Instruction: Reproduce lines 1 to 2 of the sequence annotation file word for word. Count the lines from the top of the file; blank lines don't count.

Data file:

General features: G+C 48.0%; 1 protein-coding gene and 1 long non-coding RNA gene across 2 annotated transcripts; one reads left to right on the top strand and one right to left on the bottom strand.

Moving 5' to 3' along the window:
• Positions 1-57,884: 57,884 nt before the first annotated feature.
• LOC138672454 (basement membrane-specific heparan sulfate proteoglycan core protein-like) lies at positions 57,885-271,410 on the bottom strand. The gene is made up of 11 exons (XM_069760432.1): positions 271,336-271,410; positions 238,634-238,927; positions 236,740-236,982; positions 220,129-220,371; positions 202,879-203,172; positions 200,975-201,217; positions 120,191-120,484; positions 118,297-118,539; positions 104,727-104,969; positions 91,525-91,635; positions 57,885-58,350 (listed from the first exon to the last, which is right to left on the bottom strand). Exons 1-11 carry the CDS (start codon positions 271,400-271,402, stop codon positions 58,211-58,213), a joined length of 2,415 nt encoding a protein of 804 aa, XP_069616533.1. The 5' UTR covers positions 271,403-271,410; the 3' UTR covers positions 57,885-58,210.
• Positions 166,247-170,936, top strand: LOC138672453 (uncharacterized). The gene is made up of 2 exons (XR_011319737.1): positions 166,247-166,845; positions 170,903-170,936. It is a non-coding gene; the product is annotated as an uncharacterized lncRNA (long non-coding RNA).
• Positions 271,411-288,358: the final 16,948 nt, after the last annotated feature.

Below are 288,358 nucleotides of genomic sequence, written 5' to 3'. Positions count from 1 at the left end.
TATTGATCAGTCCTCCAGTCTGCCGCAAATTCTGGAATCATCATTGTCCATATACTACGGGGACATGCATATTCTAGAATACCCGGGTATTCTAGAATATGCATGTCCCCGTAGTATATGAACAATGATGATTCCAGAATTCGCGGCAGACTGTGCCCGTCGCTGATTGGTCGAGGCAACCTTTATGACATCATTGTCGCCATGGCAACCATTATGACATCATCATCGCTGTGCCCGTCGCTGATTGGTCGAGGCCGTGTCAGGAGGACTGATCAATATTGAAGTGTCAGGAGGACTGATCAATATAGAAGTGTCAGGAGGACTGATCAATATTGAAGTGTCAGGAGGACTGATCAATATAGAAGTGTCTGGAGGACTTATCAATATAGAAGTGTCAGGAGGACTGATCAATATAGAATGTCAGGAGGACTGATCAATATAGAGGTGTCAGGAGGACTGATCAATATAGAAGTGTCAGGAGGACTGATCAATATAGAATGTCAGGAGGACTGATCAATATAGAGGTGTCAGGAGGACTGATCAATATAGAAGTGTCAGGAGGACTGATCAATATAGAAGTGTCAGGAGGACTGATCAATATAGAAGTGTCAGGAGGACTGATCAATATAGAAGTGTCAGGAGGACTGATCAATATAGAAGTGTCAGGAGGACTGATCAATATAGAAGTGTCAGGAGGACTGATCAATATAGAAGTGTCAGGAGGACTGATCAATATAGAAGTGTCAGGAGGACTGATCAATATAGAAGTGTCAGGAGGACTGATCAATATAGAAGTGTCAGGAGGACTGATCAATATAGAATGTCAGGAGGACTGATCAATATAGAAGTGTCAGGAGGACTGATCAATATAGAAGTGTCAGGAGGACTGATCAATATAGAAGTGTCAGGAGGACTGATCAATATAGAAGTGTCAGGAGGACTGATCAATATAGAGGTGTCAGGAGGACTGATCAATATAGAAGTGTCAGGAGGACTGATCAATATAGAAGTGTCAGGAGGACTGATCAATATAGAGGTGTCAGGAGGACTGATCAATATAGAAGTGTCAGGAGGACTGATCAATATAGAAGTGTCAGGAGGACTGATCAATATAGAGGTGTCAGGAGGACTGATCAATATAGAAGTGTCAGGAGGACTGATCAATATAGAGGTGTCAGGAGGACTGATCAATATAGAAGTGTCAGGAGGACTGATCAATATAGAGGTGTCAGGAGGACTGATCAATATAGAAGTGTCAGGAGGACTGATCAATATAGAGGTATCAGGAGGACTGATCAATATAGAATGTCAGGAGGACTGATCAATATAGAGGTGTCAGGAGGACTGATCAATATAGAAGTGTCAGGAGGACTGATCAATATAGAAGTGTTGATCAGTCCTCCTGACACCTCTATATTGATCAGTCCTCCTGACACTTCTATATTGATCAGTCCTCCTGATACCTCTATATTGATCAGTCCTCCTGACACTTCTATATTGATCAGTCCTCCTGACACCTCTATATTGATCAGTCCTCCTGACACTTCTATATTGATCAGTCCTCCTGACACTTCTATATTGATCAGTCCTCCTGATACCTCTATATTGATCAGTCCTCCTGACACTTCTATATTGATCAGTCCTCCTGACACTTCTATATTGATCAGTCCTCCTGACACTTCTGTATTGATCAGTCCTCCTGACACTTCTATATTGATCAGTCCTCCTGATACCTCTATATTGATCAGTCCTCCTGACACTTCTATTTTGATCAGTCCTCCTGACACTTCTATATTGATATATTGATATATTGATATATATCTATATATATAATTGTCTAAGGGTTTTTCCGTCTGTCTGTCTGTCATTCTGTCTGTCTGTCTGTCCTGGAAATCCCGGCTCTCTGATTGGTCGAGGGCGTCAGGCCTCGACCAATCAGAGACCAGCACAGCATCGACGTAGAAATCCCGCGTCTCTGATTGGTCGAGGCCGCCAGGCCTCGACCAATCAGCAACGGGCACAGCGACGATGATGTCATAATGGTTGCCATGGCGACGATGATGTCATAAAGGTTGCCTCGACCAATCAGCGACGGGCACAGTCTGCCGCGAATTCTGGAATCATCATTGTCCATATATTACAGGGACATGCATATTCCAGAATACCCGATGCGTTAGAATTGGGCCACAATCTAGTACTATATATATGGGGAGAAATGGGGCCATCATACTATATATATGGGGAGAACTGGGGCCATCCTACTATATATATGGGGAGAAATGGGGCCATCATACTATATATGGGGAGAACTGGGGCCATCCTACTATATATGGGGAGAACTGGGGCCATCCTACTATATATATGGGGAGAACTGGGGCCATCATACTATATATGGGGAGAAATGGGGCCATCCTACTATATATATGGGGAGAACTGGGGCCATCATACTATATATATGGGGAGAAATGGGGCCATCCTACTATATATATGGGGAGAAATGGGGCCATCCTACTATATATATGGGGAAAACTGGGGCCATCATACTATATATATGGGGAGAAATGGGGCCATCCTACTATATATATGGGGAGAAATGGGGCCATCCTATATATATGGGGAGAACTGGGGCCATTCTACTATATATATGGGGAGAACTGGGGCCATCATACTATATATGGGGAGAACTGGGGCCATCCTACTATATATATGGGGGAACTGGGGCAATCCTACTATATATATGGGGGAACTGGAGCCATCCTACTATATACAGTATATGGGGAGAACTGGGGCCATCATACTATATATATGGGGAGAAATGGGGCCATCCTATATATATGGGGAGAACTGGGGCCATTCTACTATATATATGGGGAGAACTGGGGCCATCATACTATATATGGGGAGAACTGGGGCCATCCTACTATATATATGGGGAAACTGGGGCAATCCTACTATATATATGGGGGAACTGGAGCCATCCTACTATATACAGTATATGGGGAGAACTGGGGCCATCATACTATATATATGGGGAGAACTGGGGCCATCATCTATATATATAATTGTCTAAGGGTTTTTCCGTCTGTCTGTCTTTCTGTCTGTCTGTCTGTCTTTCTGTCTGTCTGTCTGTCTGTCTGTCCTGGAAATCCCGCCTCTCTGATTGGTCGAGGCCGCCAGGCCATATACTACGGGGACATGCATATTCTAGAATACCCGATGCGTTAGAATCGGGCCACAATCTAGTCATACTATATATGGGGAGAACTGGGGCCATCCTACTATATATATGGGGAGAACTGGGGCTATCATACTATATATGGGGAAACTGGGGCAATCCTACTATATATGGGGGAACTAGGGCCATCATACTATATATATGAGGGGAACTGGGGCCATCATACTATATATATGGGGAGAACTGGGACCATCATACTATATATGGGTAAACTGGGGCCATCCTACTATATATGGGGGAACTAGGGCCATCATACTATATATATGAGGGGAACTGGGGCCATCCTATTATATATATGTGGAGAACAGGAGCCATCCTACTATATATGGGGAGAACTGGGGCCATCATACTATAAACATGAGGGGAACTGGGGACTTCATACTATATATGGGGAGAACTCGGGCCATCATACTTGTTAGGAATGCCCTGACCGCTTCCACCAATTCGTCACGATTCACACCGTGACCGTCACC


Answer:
General features: G+C 48.0%; 1 protein-coding gene and 1 long non-coding RNA gene across 2 annotated transcripts; one reads left to right on the top strand and one right to left on the bottom strand.

Moving 5' to 3' along the window: